I have been in a friendship/love affair with my girlfriend in the last 2 years and she is bipolar. In the last few months, this understanding and loving relationship has turned into a tense and hostile one with constant arguments. I have tried to be supportive by attending support group meetings, taking a great deal of workload off of her plate, helping her financially…all to no avail. Her manic episodes have become more and more apparent and now we’ve just recently had a argument that ended up with her physically attacking me. To add to the emotional injury, I just recently discovered that she is sleeping with another man. She and I have talked since her violent outburst and she has apologized for her behaviors and appreciates and loves me but I still can’t get past the betrayal of this not occurring again. I really love her and want to forgive. Will my loyalty be enough to keep the love there in the relationship?
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Probably not. Loyalty is a wonderful thing, but it is not something you should necessarily make a fetish out of. Loyalty for loyalty’s sake doesn’t make sense. Your loyalty needs to be earned and maintained. There needs to be something positive that you’re going to be getting out of the relationship going forwards or you will eventually burn out, feel trapped, and ultimately feel you need to exit the relationship. No relationship can survive constant and unending bickering and fighting.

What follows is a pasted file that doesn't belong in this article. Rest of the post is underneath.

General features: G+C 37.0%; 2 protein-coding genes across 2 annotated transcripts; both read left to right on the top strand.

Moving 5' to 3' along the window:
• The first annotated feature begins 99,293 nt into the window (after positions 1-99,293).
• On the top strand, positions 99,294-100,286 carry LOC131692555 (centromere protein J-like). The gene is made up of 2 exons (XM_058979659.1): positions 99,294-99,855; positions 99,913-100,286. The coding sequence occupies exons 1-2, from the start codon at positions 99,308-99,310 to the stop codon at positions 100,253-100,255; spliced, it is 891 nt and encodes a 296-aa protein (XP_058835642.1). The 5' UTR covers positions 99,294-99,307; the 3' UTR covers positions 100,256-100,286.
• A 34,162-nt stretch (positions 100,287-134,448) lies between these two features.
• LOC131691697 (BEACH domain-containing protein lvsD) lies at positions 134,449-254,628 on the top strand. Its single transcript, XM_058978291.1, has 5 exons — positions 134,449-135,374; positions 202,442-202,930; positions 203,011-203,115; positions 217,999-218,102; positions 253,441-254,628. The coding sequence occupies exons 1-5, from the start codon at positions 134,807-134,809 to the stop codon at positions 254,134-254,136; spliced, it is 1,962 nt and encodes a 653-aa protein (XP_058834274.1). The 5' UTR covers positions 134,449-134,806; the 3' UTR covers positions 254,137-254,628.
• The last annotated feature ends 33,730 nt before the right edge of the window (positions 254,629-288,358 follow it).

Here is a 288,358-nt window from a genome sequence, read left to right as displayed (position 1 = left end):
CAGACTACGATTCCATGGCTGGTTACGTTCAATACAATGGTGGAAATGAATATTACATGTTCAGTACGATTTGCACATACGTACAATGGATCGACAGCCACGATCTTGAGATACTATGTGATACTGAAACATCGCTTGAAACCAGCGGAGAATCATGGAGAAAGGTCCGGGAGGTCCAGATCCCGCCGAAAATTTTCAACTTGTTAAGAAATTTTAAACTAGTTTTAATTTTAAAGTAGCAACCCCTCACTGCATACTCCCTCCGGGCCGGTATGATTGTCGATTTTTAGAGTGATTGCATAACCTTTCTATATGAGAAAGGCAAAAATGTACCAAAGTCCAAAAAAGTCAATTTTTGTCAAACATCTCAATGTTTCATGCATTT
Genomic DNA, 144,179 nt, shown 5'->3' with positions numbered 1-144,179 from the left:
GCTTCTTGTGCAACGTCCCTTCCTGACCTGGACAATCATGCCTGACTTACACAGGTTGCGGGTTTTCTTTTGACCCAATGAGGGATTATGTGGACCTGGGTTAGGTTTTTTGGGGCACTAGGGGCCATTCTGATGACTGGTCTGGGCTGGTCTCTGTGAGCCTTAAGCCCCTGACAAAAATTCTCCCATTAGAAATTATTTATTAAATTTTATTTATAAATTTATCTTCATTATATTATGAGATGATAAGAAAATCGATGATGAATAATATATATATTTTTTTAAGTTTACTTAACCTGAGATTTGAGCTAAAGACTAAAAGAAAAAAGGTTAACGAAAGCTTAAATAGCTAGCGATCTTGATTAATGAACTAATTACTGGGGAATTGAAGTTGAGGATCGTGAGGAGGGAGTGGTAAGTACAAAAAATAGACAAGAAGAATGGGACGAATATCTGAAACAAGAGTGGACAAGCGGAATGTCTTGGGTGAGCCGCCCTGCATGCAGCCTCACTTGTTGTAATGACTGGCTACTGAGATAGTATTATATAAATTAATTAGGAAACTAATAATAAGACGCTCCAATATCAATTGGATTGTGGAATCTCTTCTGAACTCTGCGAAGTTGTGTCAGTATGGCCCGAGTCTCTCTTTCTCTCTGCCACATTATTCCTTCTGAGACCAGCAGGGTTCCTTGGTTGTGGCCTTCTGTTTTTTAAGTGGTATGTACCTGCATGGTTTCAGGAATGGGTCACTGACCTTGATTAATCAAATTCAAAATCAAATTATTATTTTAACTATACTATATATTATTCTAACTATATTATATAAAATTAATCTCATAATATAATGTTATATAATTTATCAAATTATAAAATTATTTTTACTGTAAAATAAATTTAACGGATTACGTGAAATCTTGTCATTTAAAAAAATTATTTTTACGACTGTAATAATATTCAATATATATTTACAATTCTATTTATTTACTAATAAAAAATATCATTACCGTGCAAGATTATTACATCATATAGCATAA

Besides the need for you and your girlfriend to figure out ways to nourish each other emotionally and to get back to a more warm and loving energy, you also need to consider if you can handle the significant negatives that are just going to come with this relationship. Bipolar illness is a chronic condition. It is in the nature of bipolar illness for manic and depressive episodes to occur from time to time, especially if patients are not able to be medication compliant at all times. A person in a manic state has her judgment compromised, sometimes very severely. This is where the angry outbursts and promiscuity may be coming from; not from her so much as from her brain being influenced by bipolar disorder. If you’re going to be in a relationship with this woman, these sorts of behaviors are perhaps things you’ll need to be ready to endure from time to time. It’s a lot to ask of any partner to endure promiscuity and chronic arguments, so your loyalty is being and will likely continue to be tested.
This is a complicated situation you’re in, truly. Relationship problems are difficult enough without the added stress of one partner having a chronic illness that compromises her judgment on a regular basis. I think that you both would do very well to seek out marriage/couples counseling with an experienced psychotherapist, preferably one who has some understanding of the nature of bipolar disorder. Your girlfriend needs to commit herself to doing everything she can to follow her psychiatrist’s treatment plan and prescriptions, and she needs to work with him closely (you can help maybe too if she’ll let you) to keep him or her up-to-date on what is working and not working so that the treatment plan can be fine tuned. You both need to find ways to back off the conflict and negative emotions and get back to a place where you can enjoy each other’s company. You might be able to pull this off if you can find a way to pull together. If you cannot find a way to pull together, your conflicts will pull you apart.
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